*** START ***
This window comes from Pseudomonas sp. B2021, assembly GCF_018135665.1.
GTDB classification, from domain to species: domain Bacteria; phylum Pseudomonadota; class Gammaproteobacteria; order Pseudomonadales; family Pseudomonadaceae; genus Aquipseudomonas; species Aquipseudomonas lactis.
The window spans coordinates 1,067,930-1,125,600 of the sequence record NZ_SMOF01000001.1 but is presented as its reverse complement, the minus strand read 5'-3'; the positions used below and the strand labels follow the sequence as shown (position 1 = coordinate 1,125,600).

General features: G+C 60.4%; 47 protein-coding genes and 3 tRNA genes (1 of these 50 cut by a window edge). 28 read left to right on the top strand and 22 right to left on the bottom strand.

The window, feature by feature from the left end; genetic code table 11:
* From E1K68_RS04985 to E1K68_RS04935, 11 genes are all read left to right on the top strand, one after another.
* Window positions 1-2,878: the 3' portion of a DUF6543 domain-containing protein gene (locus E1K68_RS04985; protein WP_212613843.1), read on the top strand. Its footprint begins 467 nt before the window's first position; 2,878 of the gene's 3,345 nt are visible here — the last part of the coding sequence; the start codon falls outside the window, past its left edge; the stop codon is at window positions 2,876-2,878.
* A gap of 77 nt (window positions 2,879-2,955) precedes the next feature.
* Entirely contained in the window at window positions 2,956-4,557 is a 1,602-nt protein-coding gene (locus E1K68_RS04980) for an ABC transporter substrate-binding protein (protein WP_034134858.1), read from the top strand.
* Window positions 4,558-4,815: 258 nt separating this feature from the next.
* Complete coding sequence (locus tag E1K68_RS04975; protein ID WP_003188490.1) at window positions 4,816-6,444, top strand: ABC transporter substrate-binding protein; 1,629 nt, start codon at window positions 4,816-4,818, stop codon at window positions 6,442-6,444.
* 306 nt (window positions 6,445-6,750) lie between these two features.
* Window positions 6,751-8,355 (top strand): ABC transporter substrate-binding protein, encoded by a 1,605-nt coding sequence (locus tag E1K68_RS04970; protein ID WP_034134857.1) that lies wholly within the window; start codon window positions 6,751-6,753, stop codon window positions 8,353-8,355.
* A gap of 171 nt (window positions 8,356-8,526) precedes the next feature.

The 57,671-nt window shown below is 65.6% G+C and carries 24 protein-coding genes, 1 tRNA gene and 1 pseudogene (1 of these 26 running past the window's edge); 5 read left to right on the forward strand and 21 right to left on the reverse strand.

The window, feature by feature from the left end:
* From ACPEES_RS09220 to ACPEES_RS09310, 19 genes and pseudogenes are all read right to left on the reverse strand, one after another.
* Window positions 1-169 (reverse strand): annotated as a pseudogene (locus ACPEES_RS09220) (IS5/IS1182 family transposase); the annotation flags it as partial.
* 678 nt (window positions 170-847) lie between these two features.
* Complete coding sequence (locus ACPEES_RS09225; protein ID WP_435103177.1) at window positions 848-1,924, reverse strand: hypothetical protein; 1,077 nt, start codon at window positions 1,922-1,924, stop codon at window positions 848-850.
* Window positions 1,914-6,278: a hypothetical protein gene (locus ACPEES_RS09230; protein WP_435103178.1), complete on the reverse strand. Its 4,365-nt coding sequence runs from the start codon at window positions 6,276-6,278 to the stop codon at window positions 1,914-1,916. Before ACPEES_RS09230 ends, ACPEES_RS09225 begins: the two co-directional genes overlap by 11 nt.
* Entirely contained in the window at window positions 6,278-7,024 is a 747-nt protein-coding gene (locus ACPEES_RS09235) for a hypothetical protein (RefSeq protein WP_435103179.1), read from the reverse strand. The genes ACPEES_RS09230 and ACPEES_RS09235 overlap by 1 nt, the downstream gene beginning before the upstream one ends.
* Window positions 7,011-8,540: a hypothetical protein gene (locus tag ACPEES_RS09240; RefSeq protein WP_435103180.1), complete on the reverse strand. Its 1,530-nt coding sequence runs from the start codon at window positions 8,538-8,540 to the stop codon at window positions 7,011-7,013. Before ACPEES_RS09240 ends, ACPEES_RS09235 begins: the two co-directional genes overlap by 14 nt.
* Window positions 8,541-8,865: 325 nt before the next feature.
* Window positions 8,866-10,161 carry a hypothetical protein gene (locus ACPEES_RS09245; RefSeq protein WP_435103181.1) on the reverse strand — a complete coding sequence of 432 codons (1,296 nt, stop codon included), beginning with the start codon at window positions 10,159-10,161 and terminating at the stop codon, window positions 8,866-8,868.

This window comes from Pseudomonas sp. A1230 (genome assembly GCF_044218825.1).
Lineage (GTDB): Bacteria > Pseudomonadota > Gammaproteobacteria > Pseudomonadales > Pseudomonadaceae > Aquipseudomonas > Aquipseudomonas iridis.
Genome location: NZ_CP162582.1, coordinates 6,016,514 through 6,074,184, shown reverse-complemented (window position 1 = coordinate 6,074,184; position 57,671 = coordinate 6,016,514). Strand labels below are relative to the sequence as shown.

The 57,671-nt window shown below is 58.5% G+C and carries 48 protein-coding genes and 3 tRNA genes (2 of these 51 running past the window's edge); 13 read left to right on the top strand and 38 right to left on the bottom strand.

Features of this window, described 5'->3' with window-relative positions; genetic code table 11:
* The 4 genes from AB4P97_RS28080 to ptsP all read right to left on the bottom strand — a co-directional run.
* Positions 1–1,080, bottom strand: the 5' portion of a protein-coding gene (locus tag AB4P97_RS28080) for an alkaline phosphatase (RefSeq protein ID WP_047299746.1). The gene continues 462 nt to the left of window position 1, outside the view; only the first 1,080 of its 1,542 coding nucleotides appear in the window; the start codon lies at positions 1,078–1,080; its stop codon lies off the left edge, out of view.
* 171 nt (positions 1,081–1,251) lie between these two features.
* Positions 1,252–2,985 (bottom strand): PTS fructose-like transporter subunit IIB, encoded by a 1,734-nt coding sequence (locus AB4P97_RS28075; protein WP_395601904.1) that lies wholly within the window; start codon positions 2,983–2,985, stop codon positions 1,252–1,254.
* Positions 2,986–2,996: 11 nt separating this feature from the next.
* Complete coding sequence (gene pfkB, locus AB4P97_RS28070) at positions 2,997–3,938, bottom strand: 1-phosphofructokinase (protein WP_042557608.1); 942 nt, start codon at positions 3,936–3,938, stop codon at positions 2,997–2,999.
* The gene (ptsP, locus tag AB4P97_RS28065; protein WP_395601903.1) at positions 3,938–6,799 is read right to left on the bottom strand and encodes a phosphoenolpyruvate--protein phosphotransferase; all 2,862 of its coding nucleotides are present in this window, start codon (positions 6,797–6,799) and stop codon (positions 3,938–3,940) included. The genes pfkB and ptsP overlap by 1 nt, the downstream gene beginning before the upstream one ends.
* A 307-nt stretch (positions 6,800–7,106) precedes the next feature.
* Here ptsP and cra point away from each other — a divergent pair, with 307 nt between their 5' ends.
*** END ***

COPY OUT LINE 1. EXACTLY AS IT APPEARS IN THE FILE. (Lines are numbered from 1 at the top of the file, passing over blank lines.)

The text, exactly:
This window comes from Pseudomonas sp. B2021, assembly GCF_018135665.1.